The controversial arrest and subsequent release of a journalist working at Ahadu Radio, a local FM station, has sent chills throughout the media industry. Questions have been raised about the propriety of the reporter’s detention by the Oromia Police from his work place. True journalists can and indeed have to answer for crimes they may commit. The police or public prosecutor can summon and ask journalists to give a statement where they have reason to believe that they have broken the law. Once they do so they ought to be immediately released upon executing a bond with or without surety depending on the gravity of the suspected act. But they should not be placed in custody until they appear before court. If they are found guilty after undergoing a trial they like anybody else will be subject to a sentence the court hands down. It’s due to the EPRDF-led government’s failure to respect due process that Ethiopia had turned into one giant prison for journalists. It’s incumbent on the government to do everything in its power to avert a repeat of similar incidences impeding media freedom. However much journalists may have strayed off course they should solely be judged in accordance with the law. Intimidation would be a resumption of vile past practices and only serves to suppress freedom of expression.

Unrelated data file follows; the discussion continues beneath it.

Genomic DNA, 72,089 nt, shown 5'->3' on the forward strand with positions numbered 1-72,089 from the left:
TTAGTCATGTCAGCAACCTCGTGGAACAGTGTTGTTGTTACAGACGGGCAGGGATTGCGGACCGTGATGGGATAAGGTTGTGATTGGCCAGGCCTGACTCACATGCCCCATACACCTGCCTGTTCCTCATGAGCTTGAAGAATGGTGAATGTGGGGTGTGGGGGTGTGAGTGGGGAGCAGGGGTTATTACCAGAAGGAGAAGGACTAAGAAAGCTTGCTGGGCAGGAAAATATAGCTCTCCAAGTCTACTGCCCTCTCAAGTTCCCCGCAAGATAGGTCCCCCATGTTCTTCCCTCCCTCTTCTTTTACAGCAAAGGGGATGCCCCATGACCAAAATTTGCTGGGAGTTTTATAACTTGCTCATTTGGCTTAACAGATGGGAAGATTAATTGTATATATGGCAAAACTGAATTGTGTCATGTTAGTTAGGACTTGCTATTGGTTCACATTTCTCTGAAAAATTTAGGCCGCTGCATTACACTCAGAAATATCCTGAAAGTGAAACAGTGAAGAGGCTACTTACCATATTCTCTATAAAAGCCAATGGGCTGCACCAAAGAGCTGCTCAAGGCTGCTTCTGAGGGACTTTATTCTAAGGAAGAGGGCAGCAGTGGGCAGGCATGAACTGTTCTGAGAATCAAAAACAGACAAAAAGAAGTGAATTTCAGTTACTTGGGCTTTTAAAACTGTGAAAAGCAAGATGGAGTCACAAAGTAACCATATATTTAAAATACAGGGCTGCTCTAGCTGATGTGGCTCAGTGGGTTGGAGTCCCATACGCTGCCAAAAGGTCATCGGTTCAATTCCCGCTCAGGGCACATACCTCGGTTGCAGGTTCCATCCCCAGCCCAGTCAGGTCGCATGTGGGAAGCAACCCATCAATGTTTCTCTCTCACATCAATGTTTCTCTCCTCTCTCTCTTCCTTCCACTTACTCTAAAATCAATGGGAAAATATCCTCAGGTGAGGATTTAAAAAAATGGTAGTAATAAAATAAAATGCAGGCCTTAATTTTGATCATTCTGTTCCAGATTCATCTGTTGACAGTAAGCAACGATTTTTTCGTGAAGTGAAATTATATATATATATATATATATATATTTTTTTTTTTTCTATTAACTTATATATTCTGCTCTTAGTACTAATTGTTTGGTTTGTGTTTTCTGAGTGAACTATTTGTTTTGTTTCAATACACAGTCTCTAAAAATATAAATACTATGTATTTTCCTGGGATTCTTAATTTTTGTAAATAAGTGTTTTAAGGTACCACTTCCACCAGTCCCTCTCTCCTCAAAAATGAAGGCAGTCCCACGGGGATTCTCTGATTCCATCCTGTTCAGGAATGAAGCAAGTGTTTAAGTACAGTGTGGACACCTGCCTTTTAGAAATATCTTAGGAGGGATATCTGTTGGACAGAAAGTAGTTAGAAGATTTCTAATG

Ethiopia has for decades been at the forefront of countries infamous for repressing the media. Ever since the administration of Prime Minister Abiy Ahmed (PhD) came to power in April 2018 though it has made strides in shedding its ill repute climbing some 40 places to 110 in Reporters Without Borders’ 2019 World Press Freedom Index. Ethiopia further hosted for the first time the World Press Freedom Day in May thanks largely in recognition of the significant improvement it demonstrated in the treatment of journalists over the last year. This makes it all the more disappointing to squander the international goodwill built in such a short time. As we have said time and again journalism is not a license to commit crime with impunity. Nevertheless, resorting to harassment instead of legally prescribed procedures to uphold accountability is not only a disservice to the people, but also dashes the hopes of a nation with a promising future.